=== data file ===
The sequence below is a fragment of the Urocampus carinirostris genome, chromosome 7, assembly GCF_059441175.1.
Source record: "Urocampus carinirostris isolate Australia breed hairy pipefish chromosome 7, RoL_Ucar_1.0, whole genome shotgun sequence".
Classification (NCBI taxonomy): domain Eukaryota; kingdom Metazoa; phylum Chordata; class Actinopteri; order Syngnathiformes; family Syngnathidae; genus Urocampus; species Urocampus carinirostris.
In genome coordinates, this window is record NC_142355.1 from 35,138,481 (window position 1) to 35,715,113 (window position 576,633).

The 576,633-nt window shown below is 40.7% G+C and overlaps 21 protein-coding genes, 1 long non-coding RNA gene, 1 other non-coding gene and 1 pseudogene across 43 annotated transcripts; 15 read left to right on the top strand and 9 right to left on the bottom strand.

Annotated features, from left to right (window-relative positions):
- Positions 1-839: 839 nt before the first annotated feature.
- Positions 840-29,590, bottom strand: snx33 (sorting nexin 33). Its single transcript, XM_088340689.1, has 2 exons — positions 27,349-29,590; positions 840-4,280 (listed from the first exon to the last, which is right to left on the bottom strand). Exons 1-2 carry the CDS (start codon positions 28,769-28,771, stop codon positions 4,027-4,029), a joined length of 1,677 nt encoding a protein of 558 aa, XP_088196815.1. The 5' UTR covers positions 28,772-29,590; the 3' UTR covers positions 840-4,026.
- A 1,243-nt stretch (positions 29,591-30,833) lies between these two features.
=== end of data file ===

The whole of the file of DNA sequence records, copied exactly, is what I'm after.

The sequence below is a fragment of the Urocampus carinirostris genome, chromosome 7, assembly GCF_059441175.1.
Source record: "Urocampus carinirostris isolate Australia breed hairy pipefish chromosome 7, RoL_Ucar_1.0, whole genome shotgun sequence".
Classification (NCBI taxonomy): domain Eukaryota; kingdom Metazoa; phylum Chordata; class Actinopteri; order Syngnathiformes; family Syngnathidae; genus Urocampus; species Urocampus carinirostris.
In genome coordinates, this window is record NC_142355.1 from 35,138,481 (window position 1) to 35,715,113 (window position 576,633).

The 576,633-nt window shown below is 40.7% G+C and overlaps 21 protein-coding genes, 1 long non-coding RNA gene, 1 other non-coding gene and 1 pseudogene across 43 annotated transcripts; 15 read left to right on the top strand and 9 right to left on the bottom strand.

Annotated features, from left to right (window-relative positions):
- Positions 1-839: 839 nt before the first annotated feature.
- Positions 840-29,590, bottom strand: snx33 (sorting nexin 33). Its single transcript, XM_088340689.1, has 2 exons — positions 27,349-29,590; positions 840-4,280 (listed from the first exon to the last, which is right to left on the bottom strand). Exons 1-2 carry the CDS (start codon positions 28,769-28,771, stop codon positions 4,027-4,029), a joined length of 1,677 nt encoding a protein of 558 aa, XP_088196815.1. The 5' UTR covers positions 28,772-29,590; the 3' UTR covers positions 840-4,026.
- A 1,243-nt stretch (positions 29,591-30,833) lies between these two features.